I'm from Serbia, and there we have radio-location service as secondary user in almost whole (both ham and commercial) 70 cm band. In practice, this means ground-based or space-based RADARs. Space-based are following ITU-R SA 1260-1, which being only 15 pages long, I recommend that you read. It contains lots of interoperability information and tells you a bit about what to expect, basically answering in detail your question about power and duty cycle.
Now a bit of warning, my knowledge of RADARs comes from university course, not from practical experience, so I might be missing something obvious!
So first of all, space-based systems... I don't think there's too much to worry about you interfering them. They must already be designed (see 1260-1) to work properly if they're exposed to a ground-based RADAR illumination. There's pretty much nothing in amateur radio service that can compete with that level of interference. In addition, the signal from a ham station will basically show up as a sort of clutter and there are already very robust systems in place to deal with that.
On the other hand, the interference that can be coming from them might be a bit troubling in some cases.
The type of RADARs used there is a so-called synthetic aperture radar. That means that the satellite will have a high-gain antenna pointed at a relatively small area on the ground that will be "scanned" by the RADAR. The satellite will then make a number of successive overflies over the area, each time "shaving" a strip of ground it scanned. The result of that is that the area that is under interference at one time moment will be relatively small and the interference will not last long, since the satellite keeps moving.
So in the picture here, the blue stripes are the "track" the satellite is covering on the ground and the red area is covered by the satellite at any one moment. Afterwards, the data is merged into a single image. When the track is passed, the satellite will, in the next orbit, shift it a bit to the side and repeat the procedure for the next track.
So what about signals that can be heard? Well if you want to hear something a bit similar to how it would sound, you can go to say http://websdr.ewi.utwente.nl:8901/ and on the waterfall look for signals that look like:
_ _ _ _ _ This would be over-the-horizon radars. Also keep in mind the "Woodpecker" nickname of the Cold-war era system. That's how they sound.
The principles of operation are sort of the same, but you can expect much bigger difference in frequency and in pulse repetition period. Normally, the space-borne radars can be running with the peak power of several hundred watts (ITU recommendation used 400 W for some calculations) and can have few pulse repetition frequency of few kilohertz. Also the bandwidth will be several megahertz (ITU uses 6 as example), so you can expect them to be capable of covering big parts of the band. It should be kept in mind that for SAR systems, most of the gain comes from clever waveform design and off-line post-processing and not raw transmit power, so the aren't as bad as more traditional systems.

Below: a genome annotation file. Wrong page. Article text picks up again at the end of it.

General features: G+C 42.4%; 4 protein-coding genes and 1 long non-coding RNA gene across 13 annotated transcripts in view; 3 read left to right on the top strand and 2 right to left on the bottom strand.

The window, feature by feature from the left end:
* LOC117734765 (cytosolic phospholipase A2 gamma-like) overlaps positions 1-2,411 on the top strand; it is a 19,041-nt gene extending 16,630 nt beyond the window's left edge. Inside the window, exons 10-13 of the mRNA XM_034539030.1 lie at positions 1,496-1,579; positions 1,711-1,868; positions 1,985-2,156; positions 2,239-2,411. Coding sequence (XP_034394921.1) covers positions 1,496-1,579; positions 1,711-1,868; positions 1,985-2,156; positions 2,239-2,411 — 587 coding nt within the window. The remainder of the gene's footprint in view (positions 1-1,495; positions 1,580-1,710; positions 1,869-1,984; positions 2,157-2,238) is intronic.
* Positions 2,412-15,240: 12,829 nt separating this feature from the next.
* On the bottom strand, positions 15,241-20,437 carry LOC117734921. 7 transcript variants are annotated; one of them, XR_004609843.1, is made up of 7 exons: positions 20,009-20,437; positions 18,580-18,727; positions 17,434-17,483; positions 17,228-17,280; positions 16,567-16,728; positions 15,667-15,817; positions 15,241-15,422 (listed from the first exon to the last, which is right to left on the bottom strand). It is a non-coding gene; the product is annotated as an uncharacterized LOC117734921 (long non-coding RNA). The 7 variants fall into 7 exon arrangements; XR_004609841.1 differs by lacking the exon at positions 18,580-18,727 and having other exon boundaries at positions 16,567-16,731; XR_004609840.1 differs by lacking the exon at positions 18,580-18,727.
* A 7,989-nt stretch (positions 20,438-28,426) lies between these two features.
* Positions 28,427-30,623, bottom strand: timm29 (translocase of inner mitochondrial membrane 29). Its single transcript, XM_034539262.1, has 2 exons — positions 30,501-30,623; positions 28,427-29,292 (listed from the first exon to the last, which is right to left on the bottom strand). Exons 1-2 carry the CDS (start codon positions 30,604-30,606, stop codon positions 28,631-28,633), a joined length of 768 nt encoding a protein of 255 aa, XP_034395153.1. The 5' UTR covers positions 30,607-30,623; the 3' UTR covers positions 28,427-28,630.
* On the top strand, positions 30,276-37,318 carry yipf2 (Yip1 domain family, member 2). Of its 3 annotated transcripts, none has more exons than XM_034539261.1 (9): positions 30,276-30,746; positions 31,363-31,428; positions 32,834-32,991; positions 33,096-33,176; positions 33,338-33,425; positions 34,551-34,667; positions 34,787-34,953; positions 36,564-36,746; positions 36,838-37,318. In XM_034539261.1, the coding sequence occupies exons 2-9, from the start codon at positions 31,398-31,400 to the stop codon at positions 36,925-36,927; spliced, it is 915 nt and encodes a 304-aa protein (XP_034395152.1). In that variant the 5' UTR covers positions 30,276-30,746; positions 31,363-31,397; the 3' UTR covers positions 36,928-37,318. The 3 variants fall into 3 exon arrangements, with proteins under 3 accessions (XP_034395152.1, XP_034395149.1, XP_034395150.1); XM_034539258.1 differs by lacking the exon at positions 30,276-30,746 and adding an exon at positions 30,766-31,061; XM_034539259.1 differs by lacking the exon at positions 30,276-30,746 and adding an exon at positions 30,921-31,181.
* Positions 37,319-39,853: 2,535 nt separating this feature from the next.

For your last part, I never actually heard of anyone reporting interference from space-based SAR systems, so I can only say what the ITU recommendation already says=> The systems are to be run in "campaign" mode with a duty cycle of 10%, but not exceeding 15%. Campaign mode means that the satellite will only scan a certain geographic area at a certain time and when outside of that area, it will switch the sensor off. This limits the possibility of creating interference to weak satellite systems in general. A specific pass might be jammed for a while, but situation should not repeat.
So my speculation is that you can expect some activity soon after the license is received and then a rapid decrease, after SAR pictures of interesting areas have already been made.
For ground-based systems, if they get allowed, I expect much bigger issues. They will have their few hundred watts on the ground, possibly near your antennas. This will most likely render the 70 cm band unusable to people in the affected area while the system is running, if you're unlucky enough to have a system running in the middle of the band. I haven't found any international documents regarding duty cycle or similar, but in my own opinion, I wouldn't expect the ground based systems to run continuously. They could run for several seconds every few minutes to get the update on the wind changes, but I don't see a reason why to keep them running continuously. This is also confirmed by some reports of interference to repeaters I've heard of. I myself haven't heard much about ground RADAR interference, because, based on reports I did hear of, such systems are only used sporadically in ham and neighboring bands in Serbia.